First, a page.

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April 14, 2014

Anniversary Fever

I've written posts related to this subject before (see below), but recent experience has returned me to the topic of  "Anniversary Fever," of how and when our bodies grieve. I've found this pattern to be most clear in the first one to two years after we lose a loved one. Sometimes, you find yourself feeling unwell on the monthly anniversaries of a death, funeral, event. Other times, it's the year-long mark or the birthday of someone who no longer celebrates that birthday here with us. I used to think that, after some certain period of time, the body would no longer experience these glitches. I was wrong.

The son of one of my lifelong friends died 12 years ago. Although we lived in separate countries at the time and neither of us knew what was occurring in each other's lives, her son's funeral occurred the same day that I left my home and experienced a loss so strange and painful that it simply cannot be brought into a public sphere.

Six months after those losses, my friend and I reconnected. We make it a point to discuss "the date," now, even 12 years later. On March 26 of this year, she went to the cemetery to place flowers at her son's grave and clean the grounds around it. She went to the cemetery feeling fine, and half an hour later, she didn't. The next day she had a full-blown sinus infection.  On the anniversary of her son's death, her husband experienced a knee problem "out of the blue," with nothing to be found as a "cause." On March 26, I awoke in the middle of the night with sharp, shooting pains in my legs and severe muscle spasms in most of my body. There was no physical reason for the midnight spasms. Also no reason for them to cause me worry. The date was reason enough for all of it.

I cannot explain this. I can only affirm that the body has its unique way of working through grief. Some of the grief recovery literature points to the lungs as an organ that stores grief, and I have indeed seen that many people suffer respiratory infections more frequently during the first year after a loss. But this is just one anecdote among many. Anniversaries may bring tears, illness, discomfort, nostalgia...but the one thing they are is insistent, as though the physical body is saying, "Let me have my say. Let me work through this grief, one more time, and one more time again."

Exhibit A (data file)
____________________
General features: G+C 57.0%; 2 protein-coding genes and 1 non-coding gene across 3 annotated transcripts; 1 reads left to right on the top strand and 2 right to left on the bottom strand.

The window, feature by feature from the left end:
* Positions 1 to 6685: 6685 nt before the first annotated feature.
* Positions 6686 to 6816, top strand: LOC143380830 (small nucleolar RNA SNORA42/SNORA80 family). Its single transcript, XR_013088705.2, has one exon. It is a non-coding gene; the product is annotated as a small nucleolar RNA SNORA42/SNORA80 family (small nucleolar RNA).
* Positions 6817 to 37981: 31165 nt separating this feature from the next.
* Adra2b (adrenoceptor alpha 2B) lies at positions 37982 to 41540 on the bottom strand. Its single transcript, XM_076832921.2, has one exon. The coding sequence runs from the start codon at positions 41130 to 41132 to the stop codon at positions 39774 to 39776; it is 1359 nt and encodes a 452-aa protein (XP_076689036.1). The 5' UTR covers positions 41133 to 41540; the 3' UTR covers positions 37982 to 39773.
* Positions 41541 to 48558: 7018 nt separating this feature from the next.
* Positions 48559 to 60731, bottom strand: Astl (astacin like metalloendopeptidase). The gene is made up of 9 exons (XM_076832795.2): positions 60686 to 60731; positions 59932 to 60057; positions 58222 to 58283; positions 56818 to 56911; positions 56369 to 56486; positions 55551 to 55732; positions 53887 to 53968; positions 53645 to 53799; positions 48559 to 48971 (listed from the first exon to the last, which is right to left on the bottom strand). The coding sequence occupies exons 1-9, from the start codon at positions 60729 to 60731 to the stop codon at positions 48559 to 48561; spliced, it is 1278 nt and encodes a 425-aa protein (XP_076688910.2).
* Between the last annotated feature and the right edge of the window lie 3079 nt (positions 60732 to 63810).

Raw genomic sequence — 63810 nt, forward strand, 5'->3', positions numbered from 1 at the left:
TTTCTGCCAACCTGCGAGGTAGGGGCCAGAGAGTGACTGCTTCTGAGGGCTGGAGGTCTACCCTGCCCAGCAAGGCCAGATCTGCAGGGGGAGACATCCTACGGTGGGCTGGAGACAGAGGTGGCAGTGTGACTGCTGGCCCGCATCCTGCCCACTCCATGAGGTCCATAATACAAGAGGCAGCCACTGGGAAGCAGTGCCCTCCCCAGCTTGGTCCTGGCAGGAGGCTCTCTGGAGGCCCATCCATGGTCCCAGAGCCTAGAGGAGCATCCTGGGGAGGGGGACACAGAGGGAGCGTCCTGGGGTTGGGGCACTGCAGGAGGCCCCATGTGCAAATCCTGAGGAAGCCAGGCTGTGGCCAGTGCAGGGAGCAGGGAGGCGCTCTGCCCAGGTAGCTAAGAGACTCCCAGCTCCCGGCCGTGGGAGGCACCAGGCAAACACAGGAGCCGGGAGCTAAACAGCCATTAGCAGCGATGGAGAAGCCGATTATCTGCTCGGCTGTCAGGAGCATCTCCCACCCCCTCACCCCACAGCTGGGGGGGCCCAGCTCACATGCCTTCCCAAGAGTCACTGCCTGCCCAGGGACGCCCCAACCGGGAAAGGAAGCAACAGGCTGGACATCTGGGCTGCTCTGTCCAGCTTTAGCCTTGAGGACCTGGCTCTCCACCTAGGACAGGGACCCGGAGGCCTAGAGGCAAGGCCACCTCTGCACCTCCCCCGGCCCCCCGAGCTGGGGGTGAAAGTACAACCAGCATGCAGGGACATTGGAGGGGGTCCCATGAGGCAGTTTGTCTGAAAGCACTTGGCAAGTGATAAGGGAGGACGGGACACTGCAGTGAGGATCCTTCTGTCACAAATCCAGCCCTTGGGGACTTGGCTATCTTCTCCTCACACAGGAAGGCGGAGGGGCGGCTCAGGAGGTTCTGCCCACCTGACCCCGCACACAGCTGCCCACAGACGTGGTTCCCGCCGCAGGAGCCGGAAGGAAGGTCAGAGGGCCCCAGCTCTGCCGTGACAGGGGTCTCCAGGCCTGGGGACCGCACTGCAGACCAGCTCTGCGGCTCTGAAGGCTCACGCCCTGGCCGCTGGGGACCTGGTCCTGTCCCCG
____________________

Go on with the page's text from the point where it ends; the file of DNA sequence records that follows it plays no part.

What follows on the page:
These anniversary reactions appear inconvenient, counter-intuitive and counter-productive. I have learned that, despite the passing of time, there are simply some anniversary dates when I know it is unwise to schedule an important meeting or take a trip. Even if symptoms don't appear, my energy level is likely to be considerably lower than normal. I used to think that by being aware of the date in advance, I could avoid a physical response to the anniversary, and perhaps, in some instances, I have. Or perhaps, I have made that physical response easier to manage.

You have likely heard any number of things about Tantra in the media. It has some points, though, that have nothing to do with any celebrity's sex life and everything to do with real life. One of these is the doctrine that "the body is a vehicle of truth." Again, I don't completely understand this, but I see the doctrine at work all the time. And I certainly see it in grief-related anniversaries.

I encourage everyone to be conscious of these anniversaries. I believe they are some kind of crossing-point or rite of passage that, in spite of the temporary pain they cause, are vital to our "getting along with grief." Perhaps they are as mysterious as death itself. Perhaps I will never fully understand why anniversary "symptoms" occur or what purpose they serve. For now, I can simply say that I choose to be conscious of them, that I prefer consciousness to lack thereof, and that I choose to see them as progress and a sign of my own wholeness...a sign that all of me lives all of my life. It occurs to me that I can use that consciousness in some way, choosing to remember that loved one, choosing to share memories of them with others, sending a memorial donation in their name to a favorite cause. These, among others, are "symptoms" I can choose and celebrate, even as my body works to release a yet-dissonant chord from my life's score.

For earlier posts on this topic, see:
Managing Anniversaries
Building on the Changes
So Many Seasons in One Month

April 10, 2014

Mom and Mother's Day: Call for Submissions

Risking the sin of obviousness, I am issuing a call for submissions about moms and grandmothers, as Mother's Day approaches. Tributes, poem, photos, essays are all invited. What did your mother and/or grandmother teach you that has stayed with you?

My grandmother taught me a lot. One of eight children, by the time she reached her forties, she was the only surviving member of her family. She never spoke to me about any personal grief. She did, though, share some instructive phrases with me that I think came from her own grief experiences.

One night when I faced a great loss, I spoke to my grandmother on the phone, and she said, "You know, honey, sometimes it's just better not to think."

At the time, I thought her words were simply cute and endearing. Time passed, a time during which I also faced the loss of my grandmother. I cannot begin to count the number of times her phrase has revisited my mind and helped me through a tough moment. "Sometimes it's just better not to think."

What did your mother or grandmother make better for you, lead you to think about? Submissions on this theme are open through May 15. See guidelines at right for instructions.